When Firefly is the highlight of your Batman game, you have a serious problem

Batman Arkham Origins Review Screenshot

HIGH Everything involving Firefly, minus his dialogue.

LOW Everything involving Bane, including his dialogue.

WTF If I need to sneak into the police station without drawing attention, why am I fistfighting the entire Gotham Police Department?

The Arkham games have always stood out to me for two main reasons — the first is that they're just good games in general, combining elements from franchises like Metroid and Zelda with a simple (yet deep) fighting system and stealth mechanics to keep things fresh. The second reason is that while the overall narrative is rather poor in both games, the Batman "feel" is pitch perfect, especially in Arkham City.

With Origins, we're purportedly taken back to play an earlier, less experienced Batman in order to explore the, uh, origins of the Bat and many of the mainstay villains that we see in later games. While this is a great idea in theory, Origins feels less like a trip back in time and more like a half-finished Arkham City. The feel that was so right in the first two games is now essentially gone outside of a few short segments, and combined with many other problems, Origins falls well short of the standard set by the rest of the series.

Things begin when crime lord Black Mask puts a $50 million bounty on Batman's head, and all manner of villains come to Gotham to collect. While Origins scrapes the bottom of the barrel as far as Batman's rogues' gallery is concerned, this does set up the potential for a lot of unique battles with the various assassins. Unfortunately this potential is almost totally wasted, and even if it weren't, the atmosphere is so wrong that it may not have made much of a difference.

First, the vast majority of the game runs counter to the idea that this is a rookie Batman. As the adventure begins, he already has his fearsome costume, most of his gadgets, the batcave is all set up, and he can stomp most criminals without fear. There are very few times when Batman ever feels overmatched or outclassed, and this lack of green-ness robs the game of any progression that might have been had by, say, seeing him invent his mainstay tools like the Batarang, or even by being bested by the common thugs he tries to thwart. Without a hero's journey, we're left with an origin story with very little origin in it.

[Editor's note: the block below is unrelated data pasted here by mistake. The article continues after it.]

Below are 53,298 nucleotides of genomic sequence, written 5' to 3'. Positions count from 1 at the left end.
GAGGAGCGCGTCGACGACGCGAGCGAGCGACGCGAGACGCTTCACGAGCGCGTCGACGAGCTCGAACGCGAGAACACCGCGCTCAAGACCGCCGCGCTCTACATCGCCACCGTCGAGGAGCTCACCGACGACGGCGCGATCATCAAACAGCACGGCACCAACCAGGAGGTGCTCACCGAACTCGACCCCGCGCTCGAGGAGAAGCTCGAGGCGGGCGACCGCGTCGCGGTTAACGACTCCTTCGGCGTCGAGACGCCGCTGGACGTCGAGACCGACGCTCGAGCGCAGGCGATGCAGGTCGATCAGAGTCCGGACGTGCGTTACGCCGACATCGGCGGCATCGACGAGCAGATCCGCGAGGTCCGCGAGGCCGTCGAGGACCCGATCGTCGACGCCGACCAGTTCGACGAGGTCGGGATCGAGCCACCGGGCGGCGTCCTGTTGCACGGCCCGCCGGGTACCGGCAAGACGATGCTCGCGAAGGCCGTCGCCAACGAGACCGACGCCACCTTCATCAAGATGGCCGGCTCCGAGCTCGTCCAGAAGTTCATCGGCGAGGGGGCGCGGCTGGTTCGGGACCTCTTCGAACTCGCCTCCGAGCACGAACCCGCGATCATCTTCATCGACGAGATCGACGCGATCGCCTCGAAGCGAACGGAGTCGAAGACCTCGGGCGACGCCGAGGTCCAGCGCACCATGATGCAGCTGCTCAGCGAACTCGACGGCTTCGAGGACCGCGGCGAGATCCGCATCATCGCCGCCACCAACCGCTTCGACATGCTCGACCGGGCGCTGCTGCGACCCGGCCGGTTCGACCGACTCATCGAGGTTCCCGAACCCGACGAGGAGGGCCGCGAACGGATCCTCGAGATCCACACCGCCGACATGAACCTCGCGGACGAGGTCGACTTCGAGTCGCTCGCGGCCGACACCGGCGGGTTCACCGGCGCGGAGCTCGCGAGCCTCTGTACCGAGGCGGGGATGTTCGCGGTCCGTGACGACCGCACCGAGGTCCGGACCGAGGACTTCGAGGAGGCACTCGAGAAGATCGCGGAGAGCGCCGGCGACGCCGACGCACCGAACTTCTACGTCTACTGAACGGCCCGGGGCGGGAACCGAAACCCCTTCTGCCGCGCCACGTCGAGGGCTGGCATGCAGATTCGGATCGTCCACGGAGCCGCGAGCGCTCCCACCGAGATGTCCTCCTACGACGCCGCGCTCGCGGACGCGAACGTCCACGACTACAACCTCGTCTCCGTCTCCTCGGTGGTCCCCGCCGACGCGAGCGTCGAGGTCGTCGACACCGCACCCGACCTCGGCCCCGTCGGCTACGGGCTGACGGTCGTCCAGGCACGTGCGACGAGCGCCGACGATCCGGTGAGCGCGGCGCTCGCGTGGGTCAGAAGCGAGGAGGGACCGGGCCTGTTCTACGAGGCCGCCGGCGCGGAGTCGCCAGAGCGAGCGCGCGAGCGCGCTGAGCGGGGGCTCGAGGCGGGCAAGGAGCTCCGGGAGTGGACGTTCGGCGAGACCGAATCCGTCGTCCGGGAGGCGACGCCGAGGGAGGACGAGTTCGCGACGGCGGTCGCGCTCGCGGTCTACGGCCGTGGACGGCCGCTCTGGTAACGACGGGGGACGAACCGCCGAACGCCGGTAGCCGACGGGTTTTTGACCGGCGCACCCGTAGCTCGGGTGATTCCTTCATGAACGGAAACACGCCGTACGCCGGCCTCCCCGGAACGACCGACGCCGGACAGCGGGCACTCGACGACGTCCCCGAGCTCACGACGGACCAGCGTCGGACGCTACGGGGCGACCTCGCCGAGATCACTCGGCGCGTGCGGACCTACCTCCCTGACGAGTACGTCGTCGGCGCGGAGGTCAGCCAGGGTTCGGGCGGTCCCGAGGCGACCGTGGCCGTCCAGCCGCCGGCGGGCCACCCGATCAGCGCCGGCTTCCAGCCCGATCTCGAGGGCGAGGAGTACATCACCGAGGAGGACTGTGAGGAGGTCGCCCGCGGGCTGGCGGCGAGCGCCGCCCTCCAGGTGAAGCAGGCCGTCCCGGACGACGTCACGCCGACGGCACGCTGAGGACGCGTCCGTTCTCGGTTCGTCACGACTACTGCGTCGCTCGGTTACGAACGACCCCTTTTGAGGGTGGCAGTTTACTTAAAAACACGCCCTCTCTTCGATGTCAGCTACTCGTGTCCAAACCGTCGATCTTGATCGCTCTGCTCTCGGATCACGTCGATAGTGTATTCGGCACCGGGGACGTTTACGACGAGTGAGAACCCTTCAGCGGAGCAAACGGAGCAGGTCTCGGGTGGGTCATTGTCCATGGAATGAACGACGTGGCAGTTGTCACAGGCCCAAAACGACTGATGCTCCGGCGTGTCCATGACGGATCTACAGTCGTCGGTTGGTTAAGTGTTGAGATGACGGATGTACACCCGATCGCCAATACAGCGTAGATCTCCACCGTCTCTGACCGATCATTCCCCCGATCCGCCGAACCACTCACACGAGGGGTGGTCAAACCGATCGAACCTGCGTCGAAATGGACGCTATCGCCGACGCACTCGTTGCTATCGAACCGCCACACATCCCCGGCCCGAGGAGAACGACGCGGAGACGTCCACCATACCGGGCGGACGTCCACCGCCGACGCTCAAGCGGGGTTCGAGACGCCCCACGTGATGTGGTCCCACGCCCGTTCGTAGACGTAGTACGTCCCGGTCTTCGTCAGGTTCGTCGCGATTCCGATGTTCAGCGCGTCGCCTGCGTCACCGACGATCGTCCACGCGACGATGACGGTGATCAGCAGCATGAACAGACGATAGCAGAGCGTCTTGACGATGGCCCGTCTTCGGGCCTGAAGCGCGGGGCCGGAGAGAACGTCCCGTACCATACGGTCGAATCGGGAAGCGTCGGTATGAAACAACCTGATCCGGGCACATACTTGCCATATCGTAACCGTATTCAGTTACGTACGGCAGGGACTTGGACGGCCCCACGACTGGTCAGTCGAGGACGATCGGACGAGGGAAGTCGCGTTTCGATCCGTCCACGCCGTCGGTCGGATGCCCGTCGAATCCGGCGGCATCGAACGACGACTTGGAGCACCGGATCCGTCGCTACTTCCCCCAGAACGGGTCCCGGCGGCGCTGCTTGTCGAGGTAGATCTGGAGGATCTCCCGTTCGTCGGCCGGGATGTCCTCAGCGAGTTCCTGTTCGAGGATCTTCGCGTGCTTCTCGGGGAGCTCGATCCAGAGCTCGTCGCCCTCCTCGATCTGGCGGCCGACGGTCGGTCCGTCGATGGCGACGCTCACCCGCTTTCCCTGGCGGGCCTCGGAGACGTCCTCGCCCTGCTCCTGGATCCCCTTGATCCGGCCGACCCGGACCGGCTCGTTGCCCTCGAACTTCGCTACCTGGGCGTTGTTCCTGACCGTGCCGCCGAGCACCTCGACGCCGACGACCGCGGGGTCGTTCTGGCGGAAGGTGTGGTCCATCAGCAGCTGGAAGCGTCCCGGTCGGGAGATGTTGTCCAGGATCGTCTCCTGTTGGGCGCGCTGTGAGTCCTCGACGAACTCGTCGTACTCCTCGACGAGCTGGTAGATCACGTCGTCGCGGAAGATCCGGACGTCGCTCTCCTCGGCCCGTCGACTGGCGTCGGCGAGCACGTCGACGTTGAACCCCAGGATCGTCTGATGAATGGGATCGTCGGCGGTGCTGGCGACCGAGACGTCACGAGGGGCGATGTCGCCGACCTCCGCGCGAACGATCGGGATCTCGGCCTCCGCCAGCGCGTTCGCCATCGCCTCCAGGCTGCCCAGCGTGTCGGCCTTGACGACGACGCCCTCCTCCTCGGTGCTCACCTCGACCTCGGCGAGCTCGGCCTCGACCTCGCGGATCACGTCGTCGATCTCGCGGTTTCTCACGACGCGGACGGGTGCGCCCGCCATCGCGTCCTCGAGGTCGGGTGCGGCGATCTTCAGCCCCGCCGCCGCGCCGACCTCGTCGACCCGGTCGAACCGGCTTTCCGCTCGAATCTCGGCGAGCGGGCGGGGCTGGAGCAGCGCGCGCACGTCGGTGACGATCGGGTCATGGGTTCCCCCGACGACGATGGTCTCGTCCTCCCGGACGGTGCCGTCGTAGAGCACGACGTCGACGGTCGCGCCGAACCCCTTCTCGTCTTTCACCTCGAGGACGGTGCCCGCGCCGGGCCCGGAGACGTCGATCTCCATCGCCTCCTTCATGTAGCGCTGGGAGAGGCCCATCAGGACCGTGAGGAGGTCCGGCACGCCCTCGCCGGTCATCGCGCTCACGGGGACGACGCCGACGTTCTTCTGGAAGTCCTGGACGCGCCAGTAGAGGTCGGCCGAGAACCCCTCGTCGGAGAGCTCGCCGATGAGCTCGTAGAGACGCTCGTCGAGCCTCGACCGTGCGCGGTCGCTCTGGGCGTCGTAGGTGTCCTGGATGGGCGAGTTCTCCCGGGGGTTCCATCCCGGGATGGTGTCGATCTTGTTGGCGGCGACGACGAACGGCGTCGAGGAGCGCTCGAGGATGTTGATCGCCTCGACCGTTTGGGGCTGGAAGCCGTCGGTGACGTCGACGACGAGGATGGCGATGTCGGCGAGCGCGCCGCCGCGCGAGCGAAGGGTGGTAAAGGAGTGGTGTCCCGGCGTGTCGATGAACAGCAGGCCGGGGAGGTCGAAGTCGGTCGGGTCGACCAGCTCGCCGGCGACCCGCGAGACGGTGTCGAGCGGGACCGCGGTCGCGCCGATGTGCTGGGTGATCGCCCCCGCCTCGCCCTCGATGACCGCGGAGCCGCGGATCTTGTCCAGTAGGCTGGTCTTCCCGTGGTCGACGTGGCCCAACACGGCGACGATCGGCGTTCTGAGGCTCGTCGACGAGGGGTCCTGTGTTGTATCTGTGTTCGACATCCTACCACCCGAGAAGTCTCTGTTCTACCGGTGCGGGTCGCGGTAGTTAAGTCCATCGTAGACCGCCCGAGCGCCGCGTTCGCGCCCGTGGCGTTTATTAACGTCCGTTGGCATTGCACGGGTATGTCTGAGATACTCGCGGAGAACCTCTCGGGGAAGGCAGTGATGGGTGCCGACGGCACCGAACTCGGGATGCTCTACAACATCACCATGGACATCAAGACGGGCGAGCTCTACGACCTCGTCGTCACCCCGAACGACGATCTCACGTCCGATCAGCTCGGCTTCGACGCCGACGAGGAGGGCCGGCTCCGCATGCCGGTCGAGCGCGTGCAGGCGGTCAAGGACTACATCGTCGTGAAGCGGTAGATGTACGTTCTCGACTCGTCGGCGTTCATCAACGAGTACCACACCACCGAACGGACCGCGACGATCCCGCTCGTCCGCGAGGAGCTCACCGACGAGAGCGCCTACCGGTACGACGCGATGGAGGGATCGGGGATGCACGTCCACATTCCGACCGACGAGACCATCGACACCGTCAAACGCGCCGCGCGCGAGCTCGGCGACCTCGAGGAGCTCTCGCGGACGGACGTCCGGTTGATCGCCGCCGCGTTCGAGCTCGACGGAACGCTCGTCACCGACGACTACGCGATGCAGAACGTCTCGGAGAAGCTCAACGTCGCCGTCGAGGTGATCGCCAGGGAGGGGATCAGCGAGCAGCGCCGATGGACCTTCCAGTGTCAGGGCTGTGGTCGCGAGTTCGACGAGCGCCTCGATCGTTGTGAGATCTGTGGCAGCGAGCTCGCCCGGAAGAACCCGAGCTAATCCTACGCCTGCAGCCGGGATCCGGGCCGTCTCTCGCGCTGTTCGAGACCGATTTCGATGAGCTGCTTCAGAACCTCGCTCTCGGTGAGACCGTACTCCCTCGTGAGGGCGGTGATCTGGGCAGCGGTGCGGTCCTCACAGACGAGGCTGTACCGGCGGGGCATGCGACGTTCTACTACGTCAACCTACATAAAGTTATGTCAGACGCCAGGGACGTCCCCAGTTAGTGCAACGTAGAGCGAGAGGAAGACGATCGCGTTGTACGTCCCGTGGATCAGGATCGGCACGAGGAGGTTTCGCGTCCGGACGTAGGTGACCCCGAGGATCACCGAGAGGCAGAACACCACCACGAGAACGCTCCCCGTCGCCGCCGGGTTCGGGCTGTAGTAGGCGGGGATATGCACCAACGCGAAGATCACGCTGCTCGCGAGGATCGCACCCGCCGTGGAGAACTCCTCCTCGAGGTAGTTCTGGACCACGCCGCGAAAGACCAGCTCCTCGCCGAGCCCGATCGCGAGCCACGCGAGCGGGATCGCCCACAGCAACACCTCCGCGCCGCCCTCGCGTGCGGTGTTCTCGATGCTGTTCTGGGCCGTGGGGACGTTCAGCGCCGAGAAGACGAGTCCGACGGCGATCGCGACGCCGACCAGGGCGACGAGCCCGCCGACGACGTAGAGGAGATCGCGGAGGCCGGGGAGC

Speaking of the story, Origins seems content to let motivations and reasoning for several characters go completely unexplained, particularly Bane. To say any more would go into spoiler territory (not that there's much worth spoiling) but it culminates in a painfully stupid ending sequence that makes the underwhelming Asylum and City endings look like brilliance in comparison.

In contrast to the previous games where the environment was used to convey much of Gotham's atmosphere, Origins relies on some short combinations of cutscenes and platforming/combat to get the "origin" angle across — it's about 20 or so minutes of content, and it takes about half the game to get to it. The little backstory that exists is fairly well done (particularly one bit concerning the Joker), but the inelegant way in which it's told plus the time it takes to get there severely hampers its effectiveness.

In a broad sense, this version of Gotham feels flat and lifeless compared to the open world from City, which is particularly bad considering that the area in Origins is quite a bit larger. The previous clever level designs have been replaced by a lot of group melee fights which get old, fast. There were countless times where I was asked to infiltrate an area to "gather information", only to fistfight about a hundred thugs instead of actually sneaking around in a Batman-like fashion. There are also plenty of side missions to do, but very few of them felt compelling enough for me to investigate.

The level/encounter design problems extend to the bosses as well. Of the eight assassin battles, there's only one that's significantly different from normal group battles. This was particularly disappointing, since Arkham City's bosses were not only competent Zelda-style "final exam" bosses, but they were well-designed around the character in question. Origins, on the other hand, seems to have taken a page from Arkham Asylum's book and just repeated the same two fights over and over again.

On top of all this, Origins is incredibly glitchy. There were several points where I had to reload my game or find some other workaround because I couldn't talk to an essential NPC or hit a switch I needed to progress. Combos and counters often won't execute when the right buttons are hit, and enemies would often get stuck in walls or float in midair while running. Asylum and City had none of these problems, making their presence in Origins extremely galling. Not only does this game feel unfinished from a design perspective, it also feels unfinished from a technical perspective.

It's tempting for me to say that Arkham Origins might have turned out better if it were given some more time in the oven, but I can't even say that with good conscience. Things have been taken in such a fundamentally wrong direction on so many levels – to be perfectly frank, it would be better if Arkham Origins didn't exist. A potentially good Batman backstory is wasted on a cheap, buggy cash-in, and the reputation of an otherwise quality franchise has been sullied. My advice to those with a Batman itch? Replay Arkham City instead. Rating: 3.0 out of 10

Disclosures: This game was obtained via rental and reviewed on the PS3. Approximately 13 hours of play was devoted to single-player modes (completed 1 time) and no time was spent in multiplayer modes.

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